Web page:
Arts and Culture

Great Art Can Be a Powerful Vehicle

Third and last in a series

WHEN I DECIDED to write about Martin Scorsese’s film, “Silence,” based on the Shisaku Endo novel with the same name, I had no idea that reflecting on the film would lead me to reflect on so many related topics that interest me, and that I hope interest readers of this column.

I first saw the film at a special screening prior to its theatrical release. The screening was attended by Scorsese, actors Liam Neeson and Adam Driver, who portray Jesuit priests in the film, and others who worked on the film, among whom was one of the film’s producers. I had the chance to sit with some people involved in the film industry, and so when the film ended, I asked if they thought the film would be a commercial success. One replied: “No and they knew that when they made it.”

The answer reminded me of the risk that artists take when they try to create a film that is serious and deals with an important topic that might have a limited appeal and might even disturb viewers.

“Silence” Opens Film Festival

The plot of “Silence” centers around Jesuit priests who go to Japan in the early 1600s to preach Christianity. How many moviegoers would be drawn to such a film? I don’t know, but I was greatly disappointed that the film was a commercial failure. The fact that so many people I know did not have an opportunity to see the film is one reason I am screening it at the Friday Film Festival at the Immaculate Conception Center in Douglaston on Sept. 8.

After the screening I attended, Scorsese, Neeson and Driver spoke about their experience of religious faith. The remarks of all three were interesting, but I was especially interested in what Scorsese said. I have read many interviews that Scorsese has given in the past in which he discussed his Catholic faith. Often I found his remarks not as clear as I would have wished. This time, he was quite articulate.

He referred to Father James Martin, S.J., whom he had enlisted as an adviser on the film. He also mentioned Thomas Merton’s books along with other spiritual books he had read to help him create the film. Scorsese wanted to create this film for more than 20 years, but for various reasons, among them other film projects with which he was involved, “Silence” was put on the backburner.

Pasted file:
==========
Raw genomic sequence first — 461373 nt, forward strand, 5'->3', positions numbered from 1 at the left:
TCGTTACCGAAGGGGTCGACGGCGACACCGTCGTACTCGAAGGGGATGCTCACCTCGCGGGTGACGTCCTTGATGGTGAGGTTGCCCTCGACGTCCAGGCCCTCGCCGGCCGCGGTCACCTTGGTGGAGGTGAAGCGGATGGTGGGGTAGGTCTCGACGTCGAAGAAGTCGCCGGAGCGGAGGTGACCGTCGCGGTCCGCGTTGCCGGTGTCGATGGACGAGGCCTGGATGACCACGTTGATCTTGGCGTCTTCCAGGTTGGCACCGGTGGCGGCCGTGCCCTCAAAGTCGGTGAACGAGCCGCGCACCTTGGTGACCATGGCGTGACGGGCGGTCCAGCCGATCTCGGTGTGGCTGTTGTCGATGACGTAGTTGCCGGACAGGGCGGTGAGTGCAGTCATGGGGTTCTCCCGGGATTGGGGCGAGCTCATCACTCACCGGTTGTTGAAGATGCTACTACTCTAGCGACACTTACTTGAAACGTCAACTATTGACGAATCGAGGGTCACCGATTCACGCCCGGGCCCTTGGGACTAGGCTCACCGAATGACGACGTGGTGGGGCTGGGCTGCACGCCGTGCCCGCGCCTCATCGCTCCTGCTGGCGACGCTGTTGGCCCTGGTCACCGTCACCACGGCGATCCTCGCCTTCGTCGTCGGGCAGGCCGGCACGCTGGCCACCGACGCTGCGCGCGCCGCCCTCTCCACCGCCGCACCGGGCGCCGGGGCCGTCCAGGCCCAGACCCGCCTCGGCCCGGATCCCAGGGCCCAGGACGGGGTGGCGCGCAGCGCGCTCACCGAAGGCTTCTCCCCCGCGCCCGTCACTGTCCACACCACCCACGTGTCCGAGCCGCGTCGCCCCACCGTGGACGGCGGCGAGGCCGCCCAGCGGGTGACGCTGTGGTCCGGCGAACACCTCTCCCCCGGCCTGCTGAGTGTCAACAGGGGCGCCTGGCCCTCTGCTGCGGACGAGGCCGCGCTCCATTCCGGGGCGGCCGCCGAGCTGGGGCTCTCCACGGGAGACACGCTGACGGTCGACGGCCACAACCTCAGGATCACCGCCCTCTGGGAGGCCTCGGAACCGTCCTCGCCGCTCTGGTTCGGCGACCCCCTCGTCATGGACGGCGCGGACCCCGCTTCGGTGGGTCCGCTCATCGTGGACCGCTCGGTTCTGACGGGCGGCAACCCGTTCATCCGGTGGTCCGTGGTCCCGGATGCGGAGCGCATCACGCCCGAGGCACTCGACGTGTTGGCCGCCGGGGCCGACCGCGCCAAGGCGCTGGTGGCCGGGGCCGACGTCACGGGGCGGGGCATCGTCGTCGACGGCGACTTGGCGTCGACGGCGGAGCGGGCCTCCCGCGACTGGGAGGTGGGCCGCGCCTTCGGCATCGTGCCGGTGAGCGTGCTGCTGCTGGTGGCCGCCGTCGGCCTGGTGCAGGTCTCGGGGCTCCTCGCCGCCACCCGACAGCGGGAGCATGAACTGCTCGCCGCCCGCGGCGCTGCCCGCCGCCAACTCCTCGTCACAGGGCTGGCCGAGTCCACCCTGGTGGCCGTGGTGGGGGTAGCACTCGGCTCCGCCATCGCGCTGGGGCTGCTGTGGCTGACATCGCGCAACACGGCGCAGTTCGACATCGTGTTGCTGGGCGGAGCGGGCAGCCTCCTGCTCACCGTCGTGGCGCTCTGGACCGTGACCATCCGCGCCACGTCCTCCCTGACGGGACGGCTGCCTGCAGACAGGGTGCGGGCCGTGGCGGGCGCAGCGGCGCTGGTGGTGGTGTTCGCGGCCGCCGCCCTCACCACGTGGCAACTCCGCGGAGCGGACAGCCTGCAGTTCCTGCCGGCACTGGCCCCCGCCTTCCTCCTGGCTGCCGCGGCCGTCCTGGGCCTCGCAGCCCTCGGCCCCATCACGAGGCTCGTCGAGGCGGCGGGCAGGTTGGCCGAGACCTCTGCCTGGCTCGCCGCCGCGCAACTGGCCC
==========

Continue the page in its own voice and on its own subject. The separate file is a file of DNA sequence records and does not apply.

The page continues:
When the producer spoke, he said something like the following: “Two years ago, I asked Marty what happened to ‘Silence,’ and the way he answered me, I knew that he had to make this film.” So “Silence” was a very personal project for Scorsese.

Came to Know, Love Jesus

It was also a personal film for Andrew Garfield, who plays the Jesuit priest, who is the main character in the film. In order to prepare for the part, Garfield, whose background is not Christian, made a seven-day silent retreat modeled on the writings of the founder of the Jesuits, St. Ignatius Loyola. While on the silent retreat, Garfield saw Adam Driver, who in preparation for his roll, was also making the silent retreat. Garfield claims that through the retreat and playing the Jesuit priest, he met and came to love Jesus.

When the cast and crew were leaving to film in Taiwan, Scorsese said to Father Martin: “Too bad you can’t come to Taiwan with us. Now we won’t have an expert on Ignatian spirituality.” Father Martin replied, “Yes you will. Andrew Garfield.”

Talking about his experience with the retreat based on Ignatian spiritual exercises, and his experience making of the film, Garfield has said the following:

“I was brought to my knees by these Exercises . . . The act of making the film was secondary to going through the Exercises . . . The depth of the experience of the Exercises was enough. And then making the film felt very, very deep, deeper than any other artistic experience I’ve ever had . . . .”

Plumb the Depths of Faith

In interviewing Scorsese for America magazine, Father Martin asked him what he took the heart of the novel, “Silence,” to be. Scorsese replied in this way:

“Well, it’s the depth of faith. It’s the struggle for the very essence of faith. Stripping away everything else around it.

“The vehicle that one takes toward faith can be very helpful. So, the church – the institution of the church, the sacraments – this all can be very helpful. But ultimately it has to be yourself, and you have to find that faith, or you have to find a relationship with Jesus with yourself really, because ultimately that’s the one you face.” (p. 18, America, Dec. 19-26, 2016)

I am hoping that a large crowd of people come to see “Silence” on Sept. 8, and also attend the lecture on both the novel and film on Monday, Sept. 11 at the Immaculate Conception Center in Douglaston. Both events begin at 7:30 p.m. Discussing a novel and film in which God is the main character should provide for an interesting evening.

Father Lauder is a philosophy professor at St. John’s University, Jamaica, and author of “Pope Francis’ Profound Personalism and Poverty” (Resurrection Press).